Gold Road - Gruyere Feasibility Study Update
Gold Road Resources (ASX:GOR) has provided an update on the Feasibility Study on its Gruyere Gold Project, 200 kilometres east of Laverton in Western Australia, stating that all technical work was complete and the study remains on schedule for completion by the end of 2016. Work completed to date includes the finalisation of geotechnical parameters guding the design parameters for the Gruyere open pit.
- Technical work for Feasibility Study complete
- Updated geotechnical parameters steepen pit slope angles by 3 to 5 degrees on average, allowing for both potentially deeper pits and lower strip ratios
- Capital and operating cost estimates being finalised
- Power supply contract tenders, gas vs diesel options, being reviewed
- Detailed engineering for early works program underway
- Project Funding progressing with banks shortlisted
- Feasibility Study on track for completion as scheduled in December 2016 quarter
Gold Road Resources Limited (Gold Road or the Company) is pleased to provide an update on the Feasibility Study (FS) currently underway on its Gruyere Project, 200 kilometres east of Laverton in Western Australia. The FS remains on schedule for completion in the December 2016 quarter. Development of the Gruyere Project, one of Australia’s best undeveloped gold deposits, offers Gold Road the opportunity to transition from explorer to a mid‐tier Australian gold producer.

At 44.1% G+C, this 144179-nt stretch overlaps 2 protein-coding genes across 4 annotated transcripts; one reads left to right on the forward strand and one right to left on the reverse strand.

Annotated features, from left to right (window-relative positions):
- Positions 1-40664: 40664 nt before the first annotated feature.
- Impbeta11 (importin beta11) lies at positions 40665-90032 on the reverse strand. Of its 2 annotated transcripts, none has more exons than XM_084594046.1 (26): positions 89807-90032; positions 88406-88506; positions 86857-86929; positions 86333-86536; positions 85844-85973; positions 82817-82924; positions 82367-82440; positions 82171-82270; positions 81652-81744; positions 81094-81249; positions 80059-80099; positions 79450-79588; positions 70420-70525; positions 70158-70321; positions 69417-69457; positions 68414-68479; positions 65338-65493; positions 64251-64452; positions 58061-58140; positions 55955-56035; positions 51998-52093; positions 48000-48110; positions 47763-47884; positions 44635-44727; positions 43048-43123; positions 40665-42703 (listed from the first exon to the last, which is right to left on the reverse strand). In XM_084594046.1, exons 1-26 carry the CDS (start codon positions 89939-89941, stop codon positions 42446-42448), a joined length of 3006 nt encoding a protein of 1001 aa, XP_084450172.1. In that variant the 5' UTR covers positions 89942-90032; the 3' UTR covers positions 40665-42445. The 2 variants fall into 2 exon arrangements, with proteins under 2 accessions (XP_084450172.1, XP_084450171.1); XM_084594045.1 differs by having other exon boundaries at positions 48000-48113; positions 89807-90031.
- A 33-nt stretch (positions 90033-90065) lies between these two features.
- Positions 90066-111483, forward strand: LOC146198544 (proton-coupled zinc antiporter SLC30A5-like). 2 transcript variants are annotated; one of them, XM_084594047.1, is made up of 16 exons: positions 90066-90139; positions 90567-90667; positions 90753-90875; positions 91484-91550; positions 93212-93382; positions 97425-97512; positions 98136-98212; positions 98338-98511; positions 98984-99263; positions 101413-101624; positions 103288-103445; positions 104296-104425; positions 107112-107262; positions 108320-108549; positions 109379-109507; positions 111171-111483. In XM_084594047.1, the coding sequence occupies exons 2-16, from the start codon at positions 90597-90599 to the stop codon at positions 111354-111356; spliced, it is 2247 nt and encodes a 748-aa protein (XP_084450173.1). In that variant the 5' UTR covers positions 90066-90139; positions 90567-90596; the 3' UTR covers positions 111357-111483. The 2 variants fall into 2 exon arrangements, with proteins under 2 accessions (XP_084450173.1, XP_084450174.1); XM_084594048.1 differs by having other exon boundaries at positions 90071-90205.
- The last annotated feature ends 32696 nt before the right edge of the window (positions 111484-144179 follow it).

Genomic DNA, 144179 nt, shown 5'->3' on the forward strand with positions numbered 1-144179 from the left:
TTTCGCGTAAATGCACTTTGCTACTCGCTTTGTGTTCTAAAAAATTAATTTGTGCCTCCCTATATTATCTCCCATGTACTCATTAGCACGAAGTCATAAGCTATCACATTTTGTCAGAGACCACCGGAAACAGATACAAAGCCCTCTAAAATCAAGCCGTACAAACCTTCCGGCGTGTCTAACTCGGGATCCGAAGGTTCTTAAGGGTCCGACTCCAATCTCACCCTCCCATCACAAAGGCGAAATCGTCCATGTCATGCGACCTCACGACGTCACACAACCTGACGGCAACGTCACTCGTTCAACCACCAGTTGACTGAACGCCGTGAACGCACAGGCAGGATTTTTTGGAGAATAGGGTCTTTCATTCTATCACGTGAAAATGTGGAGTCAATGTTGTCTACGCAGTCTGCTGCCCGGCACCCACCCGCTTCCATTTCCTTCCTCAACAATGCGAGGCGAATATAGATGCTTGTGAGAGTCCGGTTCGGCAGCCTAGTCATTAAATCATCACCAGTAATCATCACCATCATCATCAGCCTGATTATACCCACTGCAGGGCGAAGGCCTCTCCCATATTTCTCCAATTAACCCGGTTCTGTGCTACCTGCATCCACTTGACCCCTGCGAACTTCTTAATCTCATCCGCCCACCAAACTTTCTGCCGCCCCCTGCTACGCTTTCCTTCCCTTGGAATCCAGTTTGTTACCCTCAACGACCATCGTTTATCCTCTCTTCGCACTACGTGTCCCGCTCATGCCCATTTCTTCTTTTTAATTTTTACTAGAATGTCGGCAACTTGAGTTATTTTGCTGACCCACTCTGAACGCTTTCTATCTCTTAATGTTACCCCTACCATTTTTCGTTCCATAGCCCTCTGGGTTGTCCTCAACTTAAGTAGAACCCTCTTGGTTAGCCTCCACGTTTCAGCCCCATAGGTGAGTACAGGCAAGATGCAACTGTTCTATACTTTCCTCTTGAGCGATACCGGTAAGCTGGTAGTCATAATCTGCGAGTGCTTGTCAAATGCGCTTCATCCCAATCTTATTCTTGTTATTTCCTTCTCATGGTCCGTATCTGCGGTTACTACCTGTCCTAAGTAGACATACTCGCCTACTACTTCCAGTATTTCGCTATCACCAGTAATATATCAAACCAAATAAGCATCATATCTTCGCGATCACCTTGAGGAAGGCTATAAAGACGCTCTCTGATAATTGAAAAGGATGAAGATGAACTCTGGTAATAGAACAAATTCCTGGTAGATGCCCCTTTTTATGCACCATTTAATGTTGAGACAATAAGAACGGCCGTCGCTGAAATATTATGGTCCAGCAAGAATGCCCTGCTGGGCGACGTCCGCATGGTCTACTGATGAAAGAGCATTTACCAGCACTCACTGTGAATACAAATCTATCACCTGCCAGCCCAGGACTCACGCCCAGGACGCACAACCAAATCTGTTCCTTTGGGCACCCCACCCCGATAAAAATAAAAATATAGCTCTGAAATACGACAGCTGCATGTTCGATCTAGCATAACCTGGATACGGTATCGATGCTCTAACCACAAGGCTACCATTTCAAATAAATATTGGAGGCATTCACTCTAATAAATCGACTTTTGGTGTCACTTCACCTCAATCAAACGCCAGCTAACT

Ongoing FS work has added considerable detail to technical, permitting, and financial aspects of the Pre‐Feasibility Study (PFS) (ASX announcement dated 8 February 2016). Detailed analysis and evaluation of the current information will form the basis of the completed FS on which a decision to develop the Gruyere Project will be based.
Gold Road Managing Director and CEO Ian Murray said: “We are pleased with the progress to date on the Feasibility Study which, once completed, will form the basis of a final investment decision. The progress of technical works, which have been completed on schedule and to a high quality, allowing commencement of the early engineering design work, is testament to the continued dedication and focus of our Owner’s Team and consultants who have again delivered as expected. The quality of work provides additional de‐risking of the Gruyere Project as a whole, which adds the extra confidence required for such a significant development, the first upon the Yamarna Belt. We believe this has enhanced Gruyere’s status as one of the best and largest undeveloped gold projects in Australia. We look forward to delivering a positive Feasibility Study within our planned schedule and moving Gruyere through to development”.